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  1. #1
    boozer is offline Aluminum
    Join Date
    Jun 2006
    Location
    Pennsylvania
    Posts
    160

    Post

    Just thought I would give this tip, Im constanty removing broken bolts/studs from equipement, and ive found the 9 out of ten times, if i cant get the broken stud out by drilling a pilot hole with a left hand drill bit, and going a couple sizes bigger, with another left hand drill bit, theres little to no chance an eazy out will back it out either.
    And If you break the easy out into the stud, them your really infor alot of work. Ill just keep stepping up the size of the left hand bit until it grabs the bolt and backs it out. if it wont come out due to Gualding, i stop at the size bit required to retap the hole, and just retap it, or take a dental pick and work what left of the treads out of the "nut"
    We have a 64 Pc set of left hand drill from 1/16 to 1/2" and they are worth their wieght in gold.
    I also belive the eazy outs, tend to expand the broken stud making it tighter yet to extract.
    Just a tip.

  2. #2
    Mike C. is offline Diamond
    Join Date
    Nov 2004
    Location
    Birmingham, AL
    Posts
    10,787

    Post

    I'll agree with this 100%. I have only managed to get an EZ out work on a couple of occasions. The best EZ outs I have used are the straight flute ones, too. You tap them in with a hammer and then back the broken screw out, the don't have the fast left hand thread and sharp taper of the other style and seem to be less likely to bind up.

    Left hand drill bits are the greatest invention since sliced bread, just make SURE to keep them out of sight of the typical shop monkeys. They'll chuck one up, flip the machine on and just LAY DOWN ON IT, wondering why it doesn't seem to cut. Ask me how I know.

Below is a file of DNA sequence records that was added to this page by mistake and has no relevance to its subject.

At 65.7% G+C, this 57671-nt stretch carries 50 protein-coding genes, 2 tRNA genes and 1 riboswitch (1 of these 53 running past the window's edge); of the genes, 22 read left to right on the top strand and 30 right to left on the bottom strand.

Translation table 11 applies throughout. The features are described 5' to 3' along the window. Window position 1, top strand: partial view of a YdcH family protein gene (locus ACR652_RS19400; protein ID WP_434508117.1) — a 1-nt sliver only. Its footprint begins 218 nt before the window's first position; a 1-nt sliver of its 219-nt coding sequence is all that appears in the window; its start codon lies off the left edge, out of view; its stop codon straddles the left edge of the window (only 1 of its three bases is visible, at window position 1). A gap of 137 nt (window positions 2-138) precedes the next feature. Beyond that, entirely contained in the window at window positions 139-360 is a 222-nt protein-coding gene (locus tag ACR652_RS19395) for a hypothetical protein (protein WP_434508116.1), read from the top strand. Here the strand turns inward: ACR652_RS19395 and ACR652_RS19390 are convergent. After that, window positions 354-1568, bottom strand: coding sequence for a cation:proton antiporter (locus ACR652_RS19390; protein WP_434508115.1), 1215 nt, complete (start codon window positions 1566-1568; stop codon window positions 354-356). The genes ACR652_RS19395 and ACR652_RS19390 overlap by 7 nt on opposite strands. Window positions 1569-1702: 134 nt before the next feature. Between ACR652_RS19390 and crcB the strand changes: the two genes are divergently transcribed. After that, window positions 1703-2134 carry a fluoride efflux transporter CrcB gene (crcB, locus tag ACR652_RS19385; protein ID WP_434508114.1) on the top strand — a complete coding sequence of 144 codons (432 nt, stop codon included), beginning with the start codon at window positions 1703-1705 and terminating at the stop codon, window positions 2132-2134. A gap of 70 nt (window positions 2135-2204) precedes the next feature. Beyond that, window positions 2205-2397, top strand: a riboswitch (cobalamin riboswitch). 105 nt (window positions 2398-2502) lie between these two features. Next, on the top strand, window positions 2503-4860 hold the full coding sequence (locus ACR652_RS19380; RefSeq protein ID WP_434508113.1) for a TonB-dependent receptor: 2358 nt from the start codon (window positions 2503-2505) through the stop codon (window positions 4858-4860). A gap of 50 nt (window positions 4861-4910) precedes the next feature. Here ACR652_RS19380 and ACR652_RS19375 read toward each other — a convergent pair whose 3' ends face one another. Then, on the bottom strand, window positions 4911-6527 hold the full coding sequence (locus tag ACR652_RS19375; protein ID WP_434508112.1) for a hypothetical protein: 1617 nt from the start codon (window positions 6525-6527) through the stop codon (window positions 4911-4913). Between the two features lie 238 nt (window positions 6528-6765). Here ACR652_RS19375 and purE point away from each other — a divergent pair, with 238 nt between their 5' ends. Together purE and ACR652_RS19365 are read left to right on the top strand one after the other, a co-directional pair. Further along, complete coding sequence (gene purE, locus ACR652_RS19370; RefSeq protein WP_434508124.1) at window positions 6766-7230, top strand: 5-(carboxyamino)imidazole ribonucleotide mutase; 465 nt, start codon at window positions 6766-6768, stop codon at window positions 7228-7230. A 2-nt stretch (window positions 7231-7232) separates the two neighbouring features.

3. #3
    FarmallMan is offline Senior Member
    Join Date
    Jul 2004
    Location
    Troy, NY, USA
    Posts
    969

    Post

    A fella named Roger Welch named one chapter of "Busted Tractors and Rusty Knuckles" 'The EZ-Out Myth'. I had a good laugh when I read it, and I still smile thinking about it.

    Nick

  4. #4
    J. Randall is offline Stainless
    Join Date
    Jul 2003
    Location
    Vici Okla. U.S.A.
    Posts
    1,286

    Post

    I think most peoples problems with easy outs is knowing when or when not to use them. In my experiance if the bolt is broken by over torqeing or being sheared off, then an easy out will work to remove it. If it is already seized in the hole then forget it and use some other method. James

  5. #5
    CatHead's Avatar
    CatHead is offline Hot Rolled
    Join Date
    May 2004
    Location
    Amherst, Nova Scotia , Canada
    Posts
    617

    Post

    I think most peoples problems with easy outs is knowing when or when not to use them. In my experiance if the bolt is broken by over torqeing or being sheared off, then an easy out will work to remove it. If it is already seized in the hole then forget it and use some other method. James
    I agree...I live here in the land of rust, and worked as a mechanic for 10 yrs, so ive removed my share of rusted,broken and striped bolts/studs etc.
    Here easyouts and LH drills arent used much as everything is siezed...I do have a set and use them for bolts that have broken due to vibration or shear...if the LH drill doesnt bring it out i'll use the easyouts
    Otherwise its usually a nut MIGd to the bolt and lots of heat,penetrating fluid, etc. and helicoils when that fails...
    I use the square easyouts for removing sparkplug threads where the porcelin has blowout
    I also dont believe easyouts and heat go together....you'll just ruin your easyouts

  6. #6
    ruddsw is offline Junior Member
    Join Date
    Jul 2006
    Location
    Indiana
    Posts
    3

    Post

    the best way i have found to remove any broken stud/bolt is to sharpen a center drill left handed.

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